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The Democratic Strategist

Political Strategy for a Permanent Democratic Majority

Political Strategy Notes

Charles Pierce offers some perceptive insights about the President’s address last night, including that it was: “…a speech that was neither as bellicose as some people wanted, nor as isolationist as other people wanted. (Rand Paul, of course, feels strongly both ways.)…The president also asked the Congress, and the political elite of this country, to take ownership of all that loose talk that has come out of our government since that day 13 years ago, the incoherent babble of our national derangement…There are substantial political constituencies, both here and abroad, for the national derangement that began in 2001 to continue. And I think that last night’s speech was, in part, a attempt to challenge those constituencies to come out of the shadows and show themselves.”
From Greg Sargent’s Plum Line post “For Republicans, the midterm elections are all about Obama“: “The poll finds that 54 percent of voters — including 64 percent of independents and 63 percent of moderates — say Obama is “not a factor” in their vote…But 62 percent of Republicans — and 67 percent of conservative Republicans — say a reason for their vote is to “express opposition to Obama.” Perhaps Dems need an ad campaign along the lines of ‘Obama ain’t running, but Boehner and his obstructionist minions are on the ballot. End Gridlock, vote Democratic.”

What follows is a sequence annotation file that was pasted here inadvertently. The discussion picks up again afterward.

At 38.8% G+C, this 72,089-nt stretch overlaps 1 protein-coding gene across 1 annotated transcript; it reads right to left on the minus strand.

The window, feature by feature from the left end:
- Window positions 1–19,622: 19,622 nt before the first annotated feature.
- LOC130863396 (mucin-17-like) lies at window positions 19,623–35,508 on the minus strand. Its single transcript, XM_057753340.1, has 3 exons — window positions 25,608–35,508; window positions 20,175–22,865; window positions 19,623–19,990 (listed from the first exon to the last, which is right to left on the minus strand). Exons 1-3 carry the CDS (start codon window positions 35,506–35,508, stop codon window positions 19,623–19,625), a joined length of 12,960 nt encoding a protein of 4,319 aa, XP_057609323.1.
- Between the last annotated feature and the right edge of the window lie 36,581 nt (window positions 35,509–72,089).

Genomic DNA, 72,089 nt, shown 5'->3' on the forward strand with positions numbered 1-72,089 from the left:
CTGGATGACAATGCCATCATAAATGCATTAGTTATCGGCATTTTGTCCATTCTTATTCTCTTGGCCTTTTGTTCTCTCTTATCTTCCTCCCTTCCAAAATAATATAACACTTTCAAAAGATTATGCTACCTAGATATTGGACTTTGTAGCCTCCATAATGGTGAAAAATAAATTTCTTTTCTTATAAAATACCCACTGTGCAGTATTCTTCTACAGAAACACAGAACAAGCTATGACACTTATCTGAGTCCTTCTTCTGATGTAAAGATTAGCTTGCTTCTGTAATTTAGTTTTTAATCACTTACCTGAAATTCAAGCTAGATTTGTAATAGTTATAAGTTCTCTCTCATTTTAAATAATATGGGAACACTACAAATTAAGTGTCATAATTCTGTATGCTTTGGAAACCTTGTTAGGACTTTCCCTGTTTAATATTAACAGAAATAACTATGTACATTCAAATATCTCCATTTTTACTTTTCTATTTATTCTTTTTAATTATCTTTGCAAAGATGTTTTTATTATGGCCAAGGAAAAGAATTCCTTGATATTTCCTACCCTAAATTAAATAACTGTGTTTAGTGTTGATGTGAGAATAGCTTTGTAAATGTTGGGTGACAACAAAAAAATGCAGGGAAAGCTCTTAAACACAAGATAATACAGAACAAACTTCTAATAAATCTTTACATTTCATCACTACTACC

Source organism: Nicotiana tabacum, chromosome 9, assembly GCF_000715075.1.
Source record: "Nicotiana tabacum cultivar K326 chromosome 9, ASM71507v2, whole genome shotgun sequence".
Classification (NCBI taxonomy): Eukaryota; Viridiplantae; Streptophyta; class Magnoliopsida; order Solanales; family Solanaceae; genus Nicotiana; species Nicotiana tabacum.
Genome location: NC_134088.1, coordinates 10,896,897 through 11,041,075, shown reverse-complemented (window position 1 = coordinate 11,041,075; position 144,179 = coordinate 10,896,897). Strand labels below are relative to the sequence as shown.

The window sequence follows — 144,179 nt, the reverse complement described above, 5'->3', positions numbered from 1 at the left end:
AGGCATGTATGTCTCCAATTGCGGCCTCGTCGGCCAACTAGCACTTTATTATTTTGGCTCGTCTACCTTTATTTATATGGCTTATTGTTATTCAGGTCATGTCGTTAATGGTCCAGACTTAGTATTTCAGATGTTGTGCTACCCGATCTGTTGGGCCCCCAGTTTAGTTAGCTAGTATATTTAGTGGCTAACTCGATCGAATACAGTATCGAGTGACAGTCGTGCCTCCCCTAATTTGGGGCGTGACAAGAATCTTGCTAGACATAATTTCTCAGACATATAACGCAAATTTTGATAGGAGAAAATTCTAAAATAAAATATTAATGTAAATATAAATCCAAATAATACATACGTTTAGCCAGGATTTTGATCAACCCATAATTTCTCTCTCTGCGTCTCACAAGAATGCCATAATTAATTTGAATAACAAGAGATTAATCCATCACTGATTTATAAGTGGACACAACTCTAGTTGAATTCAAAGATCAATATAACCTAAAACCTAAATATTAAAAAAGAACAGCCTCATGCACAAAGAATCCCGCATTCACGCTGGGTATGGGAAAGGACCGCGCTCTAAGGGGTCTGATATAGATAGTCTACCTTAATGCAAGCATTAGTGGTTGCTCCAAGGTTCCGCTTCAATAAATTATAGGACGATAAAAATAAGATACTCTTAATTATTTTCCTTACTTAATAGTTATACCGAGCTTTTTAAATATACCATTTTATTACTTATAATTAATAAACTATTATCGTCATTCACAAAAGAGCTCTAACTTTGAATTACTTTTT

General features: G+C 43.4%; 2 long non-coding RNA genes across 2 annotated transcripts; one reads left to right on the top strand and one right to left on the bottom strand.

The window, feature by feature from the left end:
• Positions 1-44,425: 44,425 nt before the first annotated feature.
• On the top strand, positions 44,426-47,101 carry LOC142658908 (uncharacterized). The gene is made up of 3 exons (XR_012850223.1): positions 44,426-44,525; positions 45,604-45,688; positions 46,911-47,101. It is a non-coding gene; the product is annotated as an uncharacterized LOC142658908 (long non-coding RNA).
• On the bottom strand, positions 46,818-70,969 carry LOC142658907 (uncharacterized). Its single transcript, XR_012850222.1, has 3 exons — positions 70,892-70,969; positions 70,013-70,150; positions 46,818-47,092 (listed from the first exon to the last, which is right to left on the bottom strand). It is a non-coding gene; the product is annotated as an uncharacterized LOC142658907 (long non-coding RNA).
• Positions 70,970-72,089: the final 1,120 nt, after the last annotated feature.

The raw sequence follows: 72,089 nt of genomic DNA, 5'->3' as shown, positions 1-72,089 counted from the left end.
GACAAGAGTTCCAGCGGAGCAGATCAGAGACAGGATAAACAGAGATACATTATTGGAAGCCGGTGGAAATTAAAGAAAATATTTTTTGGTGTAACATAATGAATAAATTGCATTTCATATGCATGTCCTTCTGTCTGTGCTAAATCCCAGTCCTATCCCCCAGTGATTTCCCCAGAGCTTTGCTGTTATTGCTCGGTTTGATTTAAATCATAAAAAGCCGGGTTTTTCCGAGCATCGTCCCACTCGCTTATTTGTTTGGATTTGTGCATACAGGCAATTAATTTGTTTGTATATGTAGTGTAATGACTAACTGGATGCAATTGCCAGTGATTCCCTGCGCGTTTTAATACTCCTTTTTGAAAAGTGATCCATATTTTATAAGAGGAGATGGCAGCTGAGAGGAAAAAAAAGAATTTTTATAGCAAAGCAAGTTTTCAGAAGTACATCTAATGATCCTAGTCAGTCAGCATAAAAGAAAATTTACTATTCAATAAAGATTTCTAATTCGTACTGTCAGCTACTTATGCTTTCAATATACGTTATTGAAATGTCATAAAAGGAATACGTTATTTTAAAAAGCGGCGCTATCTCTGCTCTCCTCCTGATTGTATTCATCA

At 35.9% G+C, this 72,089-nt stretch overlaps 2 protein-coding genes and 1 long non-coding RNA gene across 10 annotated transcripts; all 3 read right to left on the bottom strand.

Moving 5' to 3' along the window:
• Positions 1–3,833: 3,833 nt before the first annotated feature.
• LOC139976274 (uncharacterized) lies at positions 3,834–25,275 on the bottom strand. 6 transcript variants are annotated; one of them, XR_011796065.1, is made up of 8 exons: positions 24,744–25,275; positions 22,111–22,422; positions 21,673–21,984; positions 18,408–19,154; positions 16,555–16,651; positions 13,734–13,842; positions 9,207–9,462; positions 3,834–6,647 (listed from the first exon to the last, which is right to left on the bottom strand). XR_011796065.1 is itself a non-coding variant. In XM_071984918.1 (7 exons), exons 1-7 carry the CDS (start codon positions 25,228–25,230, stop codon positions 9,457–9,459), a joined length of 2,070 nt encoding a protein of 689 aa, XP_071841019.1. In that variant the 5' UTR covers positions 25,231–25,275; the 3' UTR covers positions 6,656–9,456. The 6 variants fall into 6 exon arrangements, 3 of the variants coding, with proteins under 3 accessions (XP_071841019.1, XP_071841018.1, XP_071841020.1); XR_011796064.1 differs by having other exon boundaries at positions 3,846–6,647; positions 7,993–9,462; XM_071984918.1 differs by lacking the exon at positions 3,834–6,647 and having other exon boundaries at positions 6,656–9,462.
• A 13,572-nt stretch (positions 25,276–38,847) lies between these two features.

In his wrap-up of the midterm primary season, Geoffrey Skelley notes at Sabato’s Crystal Ball that “On the House side, the percentage of incumbents that won less than 60% in their primaries was up from the last two midterm cycles. At the same time, the percentage of incumbents facing major-party opposition in November will be lower in 2014 than in 2010 or 2006…Although no incumbent lost in the Senate this cycle, 2014 continued the trend of increased competition in primaries seen in 2010. While 2010 saw more senators face actual opposition, both cycles saw six members win less than 60%…”
At The New Yorker Sam Wang rolls out the case that “Democrats Now Have a Seventy-Per-Cent Chance of Retaining Control of the Senate.”
Chris Cillizza posts at The Fix, however, that heavyweight pundits Charlie Cook and Stuart Rothenberg believe the Republicans have a significant edge — Rothenberg smells “a sizable Republican senate wave.” Cillizza doesn’t even mention Wang’s take.
Sometimes they just come right out and say it.
GA Governor’s race now in stat tie, according to SurveyUSA/11-Alive poll of registered LV’s. Democrat Michelle Nunn down 3 in Senate Race, with 14 point drop in support from women.
Re the proposed constitutional amendment to restore congressional authority to limit outside campaign spending that is up for a vote: A New York Times editorial supporting the measure notes that “outside spending on this year’s midterm elections ($189 million so far) is more than three times what it was at this point in 2010.”
File this idea under “not gonna happen,” since there is no strategic upside.

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